Employees are the fuel that runs your business. If you want your company to be successful, it’s not enough to simply be able to recruit top talent. You’ve got to keep them happy as well.

Sure, this might seem like a big ask. And yes, it may involve a significant investment of time, energy, and resources. But it’s nothing compared to the cost of caustic employees and constant turnover.

Besides, research shows that companies with happy employees have happier customers.

It’s true!

Research by Aberdeen Group found that companies with a formal employee engagement program enjoyed 233% greater customer loyalty and earned 26% greater increases in year-over-year annual company revenue than companies who did not have such programs in place.

Amazing, right?

But employee engagement programs are no small undertaking. Like anything else, you will need to put in the work if you want to reap the results. Experts agree that for employee engagement to have maximum impact, it shouldn’t just be a program run through your HR department. Instead, it needs to be an integral part of your core business strategy, with 100% buy-in from leadership.

If you’re not interested in making any changes in your company, stop right here. But if you want to start taking your company to the next level, read on.

Why happy employees matter

If your workforce is frustrated and overworked, they aren’t going to give you their best. And they certainly aren’t going to pass any warm and fuzzy feelings on to your clients. On the flip side, when your staff feels valued, cared for, and supported, they will share that positive energy with you, your customers, and anyone else who will listen.

Company culture isn’t just a catchy buzzword. The environment you create within your organization can have a positive effect on employee engagement and your bottom line.

When employee health, well-being and satisfaction levels go up, you end up with happier, more energized employees who miss fewer days of work. But that shouldn’t be your only motivation. Your true goal should be to have employees who are sincerely excited to be part of your organization and what you stand for.

This is where employee engagement can thrive.

What makes them happy?

How can you find out what your employees want and need? Ask them!

There are many ways to solicit employee feedback. Depending on the kind of feedback you’re looking for, there are a few things to consider:

·         You may not get the most honest responses in person, as many people aren’t comfortable being completely open with company leaders and supervisors. The good news is that once you’ve created a culture of open communication, this information will flow more easily and naturally.

·         If you’re going with an email survey, make sure it’s anonymous so that the more timid among you feel free to speak up. That said, some employees will want to let you know who they are, provide ideas for internal change, ask questions and want further discussion. Make sure there’s a way for those things to happen also.

The following questions are examples of things you might incorporate into an employee survey:

§  What do you like best about working here?

§  What frustrates you the most?

§  Do you have all the tools you need to perform your job optimally?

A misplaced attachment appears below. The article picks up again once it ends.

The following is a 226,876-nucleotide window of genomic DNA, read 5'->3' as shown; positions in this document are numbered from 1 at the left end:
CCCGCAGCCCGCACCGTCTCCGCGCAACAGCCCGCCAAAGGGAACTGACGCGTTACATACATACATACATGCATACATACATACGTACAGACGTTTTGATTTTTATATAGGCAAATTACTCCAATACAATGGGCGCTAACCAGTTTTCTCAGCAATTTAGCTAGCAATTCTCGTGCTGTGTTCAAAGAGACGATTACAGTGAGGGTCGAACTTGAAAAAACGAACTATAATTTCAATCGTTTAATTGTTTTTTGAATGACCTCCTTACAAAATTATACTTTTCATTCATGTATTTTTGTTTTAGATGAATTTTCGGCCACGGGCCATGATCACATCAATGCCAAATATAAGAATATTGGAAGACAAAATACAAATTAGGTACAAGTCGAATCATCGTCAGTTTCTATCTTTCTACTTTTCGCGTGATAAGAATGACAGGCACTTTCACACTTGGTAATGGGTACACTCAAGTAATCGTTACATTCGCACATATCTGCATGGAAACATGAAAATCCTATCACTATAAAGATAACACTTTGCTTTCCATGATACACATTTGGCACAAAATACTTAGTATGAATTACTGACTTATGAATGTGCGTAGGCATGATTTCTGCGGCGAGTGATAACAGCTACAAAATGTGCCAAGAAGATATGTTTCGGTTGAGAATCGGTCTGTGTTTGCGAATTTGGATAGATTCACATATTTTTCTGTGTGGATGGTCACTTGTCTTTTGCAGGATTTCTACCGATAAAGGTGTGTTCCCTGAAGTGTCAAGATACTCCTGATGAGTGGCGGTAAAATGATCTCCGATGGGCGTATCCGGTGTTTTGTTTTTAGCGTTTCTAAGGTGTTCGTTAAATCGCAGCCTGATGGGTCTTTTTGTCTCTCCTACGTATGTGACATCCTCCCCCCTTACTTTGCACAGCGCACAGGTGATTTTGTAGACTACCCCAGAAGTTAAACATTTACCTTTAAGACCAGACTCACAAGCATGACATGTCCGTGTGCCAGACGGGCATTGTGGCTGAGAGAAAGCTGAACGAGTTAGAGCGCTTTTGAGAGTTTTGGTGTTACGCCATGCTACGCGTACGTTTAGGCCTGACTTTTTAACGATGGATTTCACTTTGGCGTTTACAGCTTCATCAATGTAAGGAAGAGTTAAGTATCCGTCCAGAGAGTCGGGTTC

§  Do you feel valued and appreciated?

§  Would you encourage a friend or family member to work here?

§  If you could change one company policy, what would it be?           

To get maximum response rates, you’ll want to keep your survey short and concise. Start with two to five questions and call it good. Long surveys can feel overwhelming to busy employees. This will also help keep you from trying to tackle too many issues at once. 

Making it happen

Asking is the easy part. Now you have to follow through and take the next steps.

Share the results

How many times have you taken a survey, never to hear anything about it again?

Sharing the results with your team promotes open communication and transparency. It will also let people know where they fit into the company culture. If only 2 people out of 1,000 said they want more rigid schedules and longer staff meetings, they’ll clearly see they are in the minority. On the other hand, if 75% of staff wants a flexible PTO bank instead of separate vacation and sick days, that’s great information for everyone to know.

Make some changes

The only thing worse than sending your feedback into an empty void is providing thoughtful feedback only to see everything stay exactly the same as it was before. The whole point of conducting a survey is to let your employees to know you are listening to them and that you care what they think. If nothing happens afterward, you’re sending the exact opposite message.

Do you have to implement every suggestion you get? Of course not. But you should provide information on what policies you plan to change or implement based on employee feedback. It’s important to be honest and realistic about what will be changing and how fast it can happen. Not all ideas will be feasible, but choose the ones that make sense and communicate your plans as quickly and clearly as possible.

Your employees are an extremely critical part of your business. If you’ve been viewing them as individual units of production rather than sales and service dynamos, idea generators, and brand ambassadors, it’s time to shake things up.

Happy employees = happy customers.

And that’s just good business.